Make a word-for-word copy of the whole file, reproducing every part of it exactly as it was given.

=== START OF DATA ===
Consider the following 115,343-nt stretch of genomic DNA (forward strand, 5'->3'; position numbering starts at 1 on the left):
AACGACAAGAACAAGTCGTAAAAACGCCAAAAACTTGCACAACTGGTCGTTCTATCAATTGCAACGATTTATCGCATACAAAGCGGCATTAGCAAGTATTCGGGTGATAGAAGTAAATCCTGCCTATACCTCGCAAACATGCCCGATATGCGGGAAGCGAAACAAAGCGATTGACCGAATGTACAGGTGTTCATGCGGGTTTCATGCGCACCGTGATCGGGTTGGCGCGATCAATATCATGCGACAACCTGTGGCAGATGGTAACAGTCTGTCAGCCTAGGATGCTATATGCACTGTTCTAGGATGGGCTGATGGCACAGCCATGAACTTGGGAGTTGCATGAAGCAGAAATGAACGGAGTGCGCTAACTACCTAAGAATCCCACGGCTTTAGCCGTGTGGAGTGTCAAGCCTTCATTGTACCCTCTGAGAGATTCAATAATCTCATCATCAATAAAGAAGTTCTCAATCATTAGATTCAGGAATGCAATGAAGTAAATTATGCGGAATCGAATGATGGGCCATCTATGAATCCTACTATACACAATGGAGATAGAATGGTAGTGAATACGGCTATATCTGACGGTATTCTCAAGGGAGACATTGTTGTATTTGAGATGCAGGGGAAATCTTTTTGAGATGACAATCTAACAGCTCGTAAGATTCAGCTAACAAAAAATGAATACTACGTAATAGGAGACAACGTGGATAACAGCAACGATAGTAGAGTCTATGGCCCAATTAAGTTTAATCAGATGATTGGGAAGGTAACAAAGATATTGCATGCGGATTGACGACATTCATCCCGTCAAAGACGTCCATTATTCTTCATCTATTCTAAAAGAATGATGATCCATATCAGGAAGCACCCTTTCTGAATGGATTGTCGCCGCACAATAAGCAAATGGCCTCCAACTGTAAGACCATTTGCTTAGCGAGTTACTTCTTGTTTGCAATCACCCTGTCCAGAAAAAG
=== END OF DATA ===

Consider the following 115,343-nt stretch of genomic DNA (forward strand, 5'->3'; position numbering starts at 1 on the left):
AACGACAAGAACAAGTCGTAAAAACGCCAAAAACTTGCACAACTGGTCGTTCTATCAATTGCAACGATTTATCGCATACAAAGCGGCATTAGCAAGTATTCGGGTGATAGAAGTAAATCCTGCCTATACCTCGCAAACATGCCCGATATGCGGGAAGCGAAACAAAGCGATTGACCGAATGTACAGGTGTTCATGCGGGTTTCATGCGCACCGTGATCGGGTTGGCGCGATCAATATCATGCGACAACCTGTGGCAGATGGTAACAGTCTGTCAGCCTAGGATGCTATATGCACTGTTCTAGGATGGGCTGATGGCACAGCCATGAACTTGGGAGTTGCATGAAGCAGAAATGAACGGAGTGCGCTAACTACCTAAGAATCCCACGGCTTTAGCCGTGTGGAGTGTCAAGCCTTCATTGTACCCTCTGAGAGATTCAATAATCTCATCATCAATAAAGAAGTTCTCAATCATTAGATTCAGGAATGCAATGAAGTAAATTATGCGGAATCGAATGATGGGCCATCTATGAATCCTACTATACACAATGGAGATAGAATGGTAGTGAATACGGCTATATCTGACGGTATTCTCAAGGGAGACATTGTTGTATTTGAGATGCAGGGGAAATCTTTTTGAGATGACAATCTAACAGCTCGTAAGATTCAGCTAACAAAAAATGAATACTACGTAATAGGAGACAACGTGGATAACAGCAACGATAGTAGAGTCTATGGCCCAATTAAGTTTAATCAGATGATTGGGAAGGTAACAAAGATATTGCATGCGGATTGACGACATTCATCCCGTCAAAGACGTCCATTATTCTTCATCTATTCTAAAAGAATGATGATCCATATCAGGAAGCACCCTTTCTGAATGGATTGTCGCCGCACAATAAGCAAATGGCCTCCAACTGTAAGACCATTTGCTTAGCGAGTTACTTCTTGTTTGCAATCACCCTGTCCAGAAAAAG